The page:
Because of the 2.5 hour drive to the hospital, and since it was my 4th baby, I put together a “delivery in the car” bag of supplies just in case! Did you know, cutting the umbilical cord is a sterile procedure? YOU do NOT cut it… you wait until you’ve arrived to the hospital so it’s done by a midwife or OB. Do not do that yourself. Have lots of towels & trash bags to put down (or a shower curtain), gloves, water, nose suction, infant hat & blanket to wrap the baby. I did lots of reading and ensured my husband and mother were well informed on how to deliver a baby in a vehicle! My mom is a nurse practitioner, so her medical expertise is very helpful, but she worked with the elderly population, so just a tad different! I figured if we were prepared then it wouldn’t be necessary, and my husband looked at me crazy anytime I was trying to “teach” him something about delivering a baby, lol.

I had an appointment 3 days before my due date on a Saturday. My mom and husband came along and I was planning to ask to be induced because of the length of time it would take to get to the hospital. Oh, I forgot to mention we have one vehicle and a driver since the company my husband works for does not allow us to drive for liability reasons. So, we share one vehicle and he works over 45 minutes away from home, and not on the way to Bangkok. Theoretically, if I went into labor in the middle of the night, or when my husband was at work it would take well over 3.5+ hours to get to the hospital. The typical expectation when delivering in Bangkok is to move there the last few weeks of your pregnancy for this reason. But having 3 other children to care for while my husband was still working full time it wasn’t possible for me.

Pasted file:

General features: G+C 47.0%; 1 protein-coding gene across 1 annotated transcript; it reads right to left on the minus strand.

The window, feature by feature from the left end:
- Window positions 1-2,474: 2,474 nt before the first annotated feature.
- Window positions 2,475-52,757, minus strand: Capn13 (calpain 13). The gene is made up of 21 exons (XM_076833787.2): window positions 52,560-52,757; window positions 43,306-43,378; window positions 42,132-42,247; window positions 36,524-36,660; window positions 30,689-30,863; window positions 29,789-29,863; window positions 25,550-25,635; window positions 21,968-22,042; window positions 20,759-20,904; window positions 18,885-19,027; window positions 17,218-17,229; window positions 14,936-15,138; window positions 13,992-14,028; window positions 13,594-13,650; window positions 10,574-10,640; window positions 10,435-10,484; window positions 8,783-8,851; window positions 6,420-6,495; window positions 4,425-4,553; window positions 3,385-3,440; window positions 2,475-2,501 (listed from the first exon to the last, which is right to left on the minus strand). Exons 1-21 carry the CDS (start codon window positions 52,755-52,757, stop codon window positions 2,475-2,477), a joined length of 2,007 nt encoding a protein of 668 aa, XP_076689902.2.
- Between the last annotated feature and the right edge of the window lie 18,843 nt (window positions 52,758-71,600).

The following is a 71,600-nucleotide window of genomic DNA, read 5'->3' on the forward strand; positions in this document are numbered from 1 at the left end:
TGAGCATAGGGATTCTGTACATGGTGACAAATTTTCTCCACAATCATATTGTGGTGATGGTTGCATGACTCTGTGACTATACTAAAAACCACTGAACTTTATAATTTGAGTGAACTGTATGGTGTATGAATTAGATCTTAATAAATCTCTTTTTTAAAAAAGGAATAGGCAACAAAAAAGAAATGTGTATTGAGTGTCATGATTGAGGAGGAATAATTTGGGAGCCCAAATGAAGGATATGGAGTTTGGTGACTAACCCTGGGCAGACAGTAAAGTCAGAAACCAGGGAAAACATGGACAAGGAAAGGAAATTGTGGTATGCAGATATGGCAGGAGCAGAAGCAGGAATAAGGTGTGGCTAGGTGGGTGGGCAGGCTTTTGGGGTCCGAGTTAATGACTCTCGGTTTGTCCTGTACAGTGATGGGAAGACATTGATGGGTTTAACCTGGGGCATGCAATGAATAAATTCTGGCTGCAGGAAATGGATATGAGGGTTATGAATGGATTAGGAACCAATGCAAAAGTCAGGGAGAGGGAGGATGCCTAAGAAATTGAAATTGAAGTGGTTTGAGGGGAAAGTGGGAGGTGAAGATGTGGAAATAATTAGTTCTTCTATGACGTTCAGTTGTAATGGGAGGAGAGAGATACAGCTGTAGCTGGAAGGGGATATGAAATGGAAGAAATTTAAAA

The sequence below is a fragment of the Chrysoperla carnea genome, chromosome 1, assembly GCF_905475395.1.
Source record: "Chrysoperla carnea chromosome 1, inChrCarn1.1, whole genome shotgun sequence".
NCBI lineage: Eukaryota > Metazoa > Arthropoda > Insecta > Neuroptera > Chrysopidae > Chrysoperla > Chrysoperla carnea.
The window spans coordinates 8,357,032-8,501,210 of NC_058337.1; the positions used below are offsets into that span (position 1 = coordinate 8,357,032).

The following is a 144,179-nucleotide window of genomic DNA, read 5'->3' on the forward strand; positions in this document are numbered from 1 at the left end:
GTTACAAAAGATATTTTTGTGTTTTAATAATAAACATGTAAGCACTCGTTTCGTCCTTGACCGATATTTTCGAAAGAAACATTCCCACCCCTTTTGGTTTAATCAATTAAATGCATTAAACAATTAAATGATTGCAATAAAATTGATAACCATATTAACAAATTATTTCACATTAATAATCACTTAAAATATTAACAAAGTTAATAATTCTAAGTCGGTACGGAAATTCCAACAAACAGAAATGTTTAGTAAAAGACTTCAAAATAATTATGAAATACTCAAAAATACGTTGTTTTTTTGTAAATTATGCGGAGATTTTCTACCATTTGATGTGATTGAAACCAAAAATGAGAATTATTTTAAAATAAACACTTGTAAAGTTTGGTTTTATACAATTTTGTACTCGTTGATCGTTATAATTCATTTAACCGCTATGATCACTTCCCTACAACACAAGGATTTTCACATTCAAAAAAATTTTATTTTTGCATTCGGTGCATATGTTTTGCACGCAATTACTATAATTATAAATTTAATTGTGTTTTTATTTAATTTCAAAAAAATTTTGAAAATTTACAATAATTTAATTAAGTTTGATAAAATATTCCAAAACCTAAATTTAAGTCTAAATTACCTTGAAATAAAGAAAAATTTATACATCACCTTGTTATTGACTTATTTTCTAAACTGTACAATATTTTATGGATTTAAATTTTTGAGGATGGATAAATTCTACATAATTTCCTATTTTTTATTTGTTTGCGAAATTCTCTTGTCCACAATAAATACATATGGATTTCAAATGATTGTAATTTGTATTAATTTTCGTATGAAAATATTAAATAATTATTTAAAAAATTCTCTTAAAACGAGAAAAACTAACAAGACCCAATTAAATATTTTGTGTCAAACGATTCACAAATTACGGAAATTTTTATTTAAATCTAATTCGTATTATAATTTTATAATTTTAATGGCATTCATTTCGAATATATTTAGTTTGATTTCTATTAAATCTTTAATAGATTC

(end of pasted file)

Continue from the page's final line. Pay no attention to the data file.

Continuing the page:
Because of those reasons we thought it best to just be induced and not risk a delivery on the road! My OBGYN 100% agreed with this plan and at about 11:15am on Saturday May 11, 2019 she gave me cytotec to soften my cervix. We soon moved into the room for a water birth because that is what I wanted. My previous 3 deliveries I had an epidural – WHICH I LOVED!!! – but I figured for my last baby I wanted to try it natural. A while later they started a low dose of Pitocin. I generally felt pretty good. We watched movies and only a few hours later was I feeling a little uncomfortable with the contractions.